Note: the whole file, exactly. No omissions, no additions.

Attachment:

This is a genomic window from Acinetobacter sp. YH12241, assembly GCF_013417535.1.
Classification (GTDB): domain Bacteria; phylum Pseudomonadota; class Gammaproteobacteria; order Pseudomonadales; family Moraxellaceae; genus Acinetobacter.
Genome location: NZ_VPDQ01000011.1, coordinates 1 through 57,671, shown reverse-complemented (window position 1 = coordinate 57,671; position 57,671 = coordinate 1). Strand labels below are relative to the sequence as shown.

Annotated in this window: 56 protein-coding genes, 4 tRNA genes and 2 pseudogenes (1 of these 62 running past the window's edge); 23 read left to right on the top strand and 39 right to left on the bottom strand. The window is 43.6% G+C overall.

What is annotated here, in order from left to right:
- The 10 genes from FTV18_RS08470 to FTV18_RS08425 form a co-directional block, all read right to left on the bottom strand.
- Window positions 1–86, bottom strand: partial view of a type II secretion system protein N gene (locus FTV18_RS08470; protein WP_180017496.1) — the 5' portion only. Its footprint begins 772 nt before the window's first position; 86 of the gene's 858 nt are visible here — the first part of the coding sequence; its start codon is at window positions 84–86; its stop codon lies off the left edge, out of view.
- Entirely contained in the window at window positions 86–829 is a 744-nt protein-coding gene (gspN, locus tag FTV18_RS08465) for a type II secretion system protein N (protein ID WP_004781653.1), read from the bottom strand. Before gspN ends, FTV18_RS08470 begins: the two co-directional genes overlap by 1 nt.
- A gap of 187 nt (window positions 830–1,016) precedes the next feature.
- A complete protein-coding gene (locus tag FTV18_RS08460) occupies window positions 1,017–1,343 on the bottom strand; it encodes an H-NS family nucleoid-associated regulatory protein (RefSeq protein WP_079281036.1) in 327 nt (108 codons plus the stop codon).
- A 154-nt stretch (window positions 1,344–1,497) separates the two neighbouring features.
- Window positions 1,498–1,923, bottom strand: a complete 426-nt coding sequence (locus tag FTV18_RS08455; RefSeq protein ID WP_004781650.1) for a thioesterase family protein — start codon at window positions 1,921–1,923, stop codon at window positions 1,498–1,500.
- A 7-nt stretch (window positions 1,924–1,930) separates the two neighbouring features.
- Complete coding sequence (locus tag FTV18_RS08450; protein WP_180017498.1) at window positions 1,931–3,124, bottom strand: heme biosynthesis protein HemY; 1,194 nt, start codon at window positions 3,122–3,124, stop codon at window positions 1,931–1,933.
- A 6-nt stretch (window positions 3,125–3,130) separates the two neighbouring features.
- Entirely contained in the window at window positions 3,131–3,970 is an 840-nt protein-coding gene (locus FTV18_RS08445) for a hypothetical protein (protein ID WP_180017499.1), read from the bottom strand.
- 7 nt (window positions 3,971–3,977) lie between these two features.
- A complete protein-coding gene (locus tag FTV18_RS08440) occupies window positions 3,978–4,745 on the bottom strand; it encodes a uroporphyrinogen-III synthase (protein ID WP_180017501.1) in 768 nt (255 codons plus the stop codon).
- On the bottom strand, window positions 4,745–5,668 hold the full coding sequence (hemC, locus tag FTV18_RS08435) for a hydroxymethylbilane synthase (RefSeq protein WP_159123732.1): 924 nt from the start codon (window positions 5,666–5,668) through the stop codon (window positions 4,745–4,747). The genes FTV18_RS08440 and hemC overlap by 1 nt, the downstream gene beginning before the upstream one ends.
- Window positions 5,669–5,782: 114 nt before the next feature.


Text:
This is a genomic window from Acinetobacter sp. YH12241, assembly GCF_013417535.1.
Classification (GTDB): domain Bacteria; phylum Pseudomonadota; class Gammaproteobacteria; order Pseudomonadales; family Moraxellaceae; genus Acinetobacter.
Genome location: NZ_VPDQ01000011.1, coordinates 1 through 57,671, shown reverse-complemented (window position 1 = coordinate 57,671; position 57,671 = coordinate 1). Strand labels below are relative to the sequence as shown.

Annotated in this window: 56 protein-coding genes, 4 tRNA genes and 2 pseudogenes (1 of these 62 running past the window's edge); 23 read left to right on the top strand and 39 right to left on the bottom strand. The window is 43.6% G+C overall.

What is annotated here, in order from left to right:
- The 10 genes from FTV18_RS08470 to FTV18_RS08425 form a co-directional block, all read right to left on the bottom strand.
- Window positions 1–86, bottom strand: partial view of a type II secretion system protein N gene (locus FTV18_RS08470; protein WP_180017496.1) — the 5' portion only. Its footprint begins 772 nt before the window's first position; 86 of the gene's 858 nt are visible here — the first part of the coding sequence; its start codon is at window positions 84–86; its stop codon lies off the left edge, out of view.
- Entirely contained in the window at window positions 86–829 is a 744-nt protein-coding gene (gspN, locus tag FTV18_RS08465) for a type II secretion system protein N (protein ID WP_004781653.1), read from the bottom strand. Before gspN ends, FTV18_RS08470 begins: the two co-directional genes overlap by 1 nt.
- A gap of 187 nt (window positions 830–1,016) precedes the next feature.
- A complete protein-coding gene (locus tag FTV18_RS08460) occupies window positions 1,017–1,343 on the bottom strand; it encodes an H-NS family nucleoid-associated regulatory protein (RefSeq protein WP_079281036.1) in 327 nt (108 codons plus the stop codon).
- A 154-nt stretch (window positions 1,344–1,497) separates the two neighbouring features.
- Window positions 1,498–1,923, bottom strand: a complete 426-nt coding sequence (locus tag FTV18_RS08455; RefSeq protein ID WP_004781650.1) for a thioesterase family protein — start codon at window positions 1,921–1,923, stop codon at window positions 1,498–1,500.
- A 7-nt stretch (window positions 1,924–1,930) separates the two neighbouring features.
- Complete coding sequence (locus tag FTV18_RS08450; protein WP_180017498.1) at window positions 1,931–3,124, bottom strand: heme biosynthesis protein HemY; 1,194 nt, start codon at window positions 3,122–3,124, stop codon at window positions 1,931–1,933.
- A 6-nt stretch (window positions 3,125–3,130) separates the two neighbouring features.
- Entirely contained in the window at window positions 3,131–3,970 is an 840-nt protein-coding gene (locus FTV18_RS08445) for a hypothetical protein (protein ID WP_180017499.1), read from the bottom strand.
- 7 nt (window positions 3,971–3,977) lie between these two features.
- A complete protein-coding gene (locus tag FTV18_RS08440) occupies window positions 3,978–4,745 on the bottom strand; it encodes a uroporphyrinogen-III synthase (protein ID WP_180017501.1) in 768 nt (255 codons plus the stop codon).
- On the bottom strand, window positions 4,745–5,668 hold the full coding sequence (hemC, locus tag FTV18_RS08435) for a hydroxymethylbilane synthase (RefSeq protein WP_159123732.1): 924 nt from the start codon (window positions 5,666–5,668) through the stop codon (window positions 4,745–4,747). The genes FTV18_RS08440 and hemC overlap by 1 nt, the downstream gene beginning before the upstream one ends.
- Window positions 5,669–5,782: 114 nt before the next feature.